SouthPark opened in 1970 on what once was part of former Gov. Cameron Morrison’s farm, still in the hands of his heirs. They recruited two family-owned department-store chains, both based in Charlotte, as investors. “SouthPark became the flagship stores for both families, the Belks and Iveys, which were moving out of downtowns,” Hanchett says. Their stake — some say their emotional commitment — would prove crucial, even though Ivey’s changed ownership twice before becoming part of the Little Rock, Ark.-based Dillard’s chain in 1990.

Five years after SouthPark opened, Charlotte developer Henry Faison, with several investors, hewed Eastland out of the wooded eastern fringes of a city that was beginning to sprawl in all directions. It cost $25 million, but shopping centers were a good investment. Faison already had built 39 in the Carolinas. “SouthPark, by all rights, had become the first shopping center intended to serve the region, so building another regional mall four or five miles away meant they were locked in a death struggle from the beginning,” Hanchett says. “But Eastland had a number of advantages. It was new, and new was what Americans liked. It also had that wonderful skating rink and the wonderful new thing — the food court.”

Faison estimates 60,000 came opening day. The 1.1 million-square-foot mall had 5,700 parking spaces. Maria Karatsamis, whose Taso’s Pizza was among Eastland’s original restaurants, recalled the carnival atmosphere. Every day for a month, “it was like Times Square on New Year’s Eve.” Mayor John Belk, chairman of the Belk chain, laced up skates to cut the ribbon. A rink employee at each elbow steadied his 6-foot-4 frame as he wobbled across the ice, an aide sliding a chair behind him in case he toppled backward. Nearly 60 feet above, chandeliers twinkled. “All the promise of suburbia was represented in the enclosed shopping mall,” says Tom Low, head of the local office of Duany Plater-Zyberk & Co., an urban-planning firm. He lived a few blocks from Eastland when he moved to Charlotte in 1979. “It was Disney World in your hometown, the Magic Kingdom.”

The food court — Gourmet Gardens — became the new Saturday night drive-in. “In the ’50s, as teenagers, we used to drive around cruising to find other teenagers,” says Fran Preston, director of the 25,000-member North Carolina Retail Merchants Association in Raleigh. “In the ’70s, teens cruised the mall.” Church buses from distant hamlets deposited blue-haired women wearing sensible shoes at the entrance, then waited at the fringe of the parking lot to carry them home after all-day excursions. Belk, Miller & Rhodes, Lerner Shops and The Hub sold passages: baby shoes, prom dresses, wedding gowns, pinstripes for young executives and dark suits for old men’s funerals. A year after it opened, Eastland had 105 stores. SouthPark had 85.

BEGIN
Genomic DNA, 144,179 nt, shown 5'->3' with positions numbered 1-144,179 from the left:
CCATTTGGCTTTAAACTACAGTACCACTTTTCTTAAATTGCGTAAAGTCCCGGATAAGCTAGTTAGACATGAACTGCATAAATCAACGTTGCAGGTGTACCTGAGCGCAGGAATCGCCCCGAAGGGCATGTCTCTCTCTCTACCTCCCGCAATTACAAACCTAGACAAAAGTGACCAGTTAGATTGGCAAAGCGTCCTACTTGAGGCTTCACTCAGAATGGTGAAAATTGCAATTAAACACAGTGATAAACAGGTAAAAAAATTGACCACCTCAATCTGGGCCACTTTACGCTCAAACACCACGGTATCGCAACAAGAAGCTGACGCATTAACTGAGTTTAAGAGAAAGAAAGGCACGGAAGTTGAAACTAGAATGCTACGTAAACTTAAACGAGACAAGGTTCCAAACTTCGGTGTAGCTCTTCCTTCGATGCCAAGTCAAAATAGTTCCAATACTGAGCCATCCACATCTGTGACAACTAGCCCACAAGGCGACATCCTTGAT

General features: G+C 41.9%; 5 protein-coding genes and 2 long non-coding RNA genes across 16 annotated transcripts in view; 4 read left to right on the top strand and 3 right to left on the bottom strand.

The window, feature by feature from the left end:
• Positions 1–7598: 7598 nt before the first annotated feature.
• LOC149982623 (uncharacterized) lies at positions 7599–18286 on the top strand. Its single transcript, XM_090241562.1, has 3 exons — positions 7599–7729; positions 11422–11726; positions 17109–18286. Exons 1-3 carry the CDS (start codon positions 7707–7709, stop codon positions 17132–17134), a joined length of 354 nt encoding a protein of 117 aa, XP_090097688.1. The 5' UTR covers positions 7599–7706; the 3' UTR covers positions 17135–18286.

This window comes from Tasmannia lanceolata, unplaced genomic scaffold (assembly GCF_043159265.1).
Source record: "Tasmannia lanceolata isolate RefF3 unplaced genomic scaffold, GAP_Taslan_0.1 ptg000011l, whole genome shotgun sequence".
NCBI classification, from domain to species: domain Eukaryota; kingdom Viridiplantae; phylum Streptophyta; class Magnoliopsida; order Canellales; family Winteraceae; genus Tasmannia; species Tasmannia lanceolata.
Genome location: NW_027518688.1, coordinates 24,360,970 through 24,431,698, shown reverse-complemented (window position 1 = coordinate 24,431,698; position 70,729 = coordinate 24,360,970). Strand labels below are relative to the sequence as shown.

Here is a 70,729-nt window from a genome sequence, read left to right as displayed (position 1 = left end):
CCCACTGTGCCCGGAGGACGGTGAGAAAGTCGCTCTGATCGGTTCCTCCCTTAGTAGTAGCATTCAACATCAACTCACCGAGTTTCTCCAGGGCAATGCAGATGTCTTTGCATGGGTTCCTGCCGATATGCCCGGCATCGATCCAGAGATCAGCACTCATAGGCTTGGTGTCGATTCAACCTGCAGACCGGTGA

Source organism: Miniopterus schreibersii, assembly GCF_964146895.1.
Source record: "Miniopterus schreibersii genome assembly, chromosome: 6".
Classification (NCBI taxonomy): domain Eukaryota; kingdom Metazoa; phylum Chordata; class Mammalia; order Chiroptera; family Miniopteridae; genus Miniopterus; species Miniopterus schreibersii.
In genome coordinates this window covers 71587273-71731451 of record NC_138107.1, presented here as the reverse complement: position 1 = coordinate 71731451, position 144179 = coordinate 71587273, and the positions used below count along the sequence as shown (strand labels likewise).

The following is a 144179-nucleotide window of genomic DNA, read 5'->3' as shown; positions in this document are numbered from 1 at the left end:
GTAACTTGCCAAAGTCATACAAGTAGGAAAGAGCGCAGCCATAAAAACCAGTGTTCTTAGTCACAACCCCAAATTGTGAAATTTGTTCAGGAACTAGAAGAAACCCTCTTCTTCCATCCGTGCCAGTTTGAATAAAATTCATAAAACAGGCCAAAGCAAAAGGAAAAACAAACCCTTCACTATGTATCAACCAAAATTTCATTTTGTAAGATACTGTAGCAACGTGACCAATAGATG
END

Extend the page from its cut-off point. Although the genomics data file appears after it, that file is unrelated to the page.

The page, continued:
In 1989, Faison sold it to Eastland Mall Associates LP, owned by two West Coast pension funds. The mall was renovated two years later, but architectural critics groused that its new look was warmed-over ’80s. Retail was morphing. “Enclosed malls were in their stride in the ’80s and early ’90s, but they then began to taper off,” says Erin Hershkowitz, media-relations specialist with the shopping-center council. “In the ’90s we began to see outlet centers, then more recently the emergence of the lifestyle center and power center, all open-air configurations.” And almost all were built along interstate highways. Just outside the city limits, along the planned route of I-485, 1.3 million-square-foot Carolina Place mall opened in 1991. The $1 billion-plus outer loop, critics say, has been better at spawning shopping centers at its exits than speeding traffic. In 1999, Concord Mills, 1.4 million square feet, opened off I-85 north of the city.

“In SouthPark, they reinvested and kept reinventing the mall, making it more upscale, always newer,” Hanchett says. “Eastland Mall never did that.” But like upscale SouthPark, it was a reflection of its neighborhood. Wal-Mart opened nearby and catered to the new shoppers flooding east Charlotte — immigrants, particularly Hispanics and Vietnamese. City leaders leapfrogged zoning wherever developers pushed hardest, planting big-box competitors such as Circuit City and Sam’s Club.

In 1998, Nomura Asset Capital Corp., a subsidiary of Tokyo-based Nomura Holdings Inc., bought Eastland in a deal valued at $60 million. Glimcher, the Ohio company that managed the mall, got 20%. Five years later, Glimcher paid $4.75 million and assumed Eastland’s $46.2 million mortgage for Nomura’s 80% interest, debt that is now securitized — chopped up, bundled and sold to investors. “The problem began when Glimcher was unwilling to invest in the mall and simply ran it on a shoestring,” Carter says. “That’s private enterprise, and the city does not have a role in private enterprise until it becomes a public nuisance or a health issue. But it’s sad when you are dealing with the economic hub of an area.”

Central Avenue, the street that fronts Eastland, rolls for five miles from downtown to the mall. Along this stretch is found the first branch of First Union, before it became Wachovia and Wachovia became Wells Fargo. Across the street is the first Harris Teeter supermarket. Nearby is the first Family Dollar store. Here also were hardware stores, business-supply shops and a grocery that delivered. In the ’80s, fast-food and chain restaurants rooted out many of the retailers around Eastland.

In 1994, Henry Louis Wallace was 28. A Navy veteran with wide eyes and shaved head, he worked at a Golden Corral across from the mall, then managed a Taco Bell two blocks away. Many women thought him gentle and considerate and found him attractive. Betty Jean Baucom, who managed a Bojangles across the street from Eastland, never knew he was a closet crack-cocaine addict. In her apartment one night, Wallace demanded she give him the combination to the Bojangles safe. He had robbed it twice before. When she balked, he choked and dragged her to the bedroom, undressed her and raped her. Then he twisted a towel around her throat.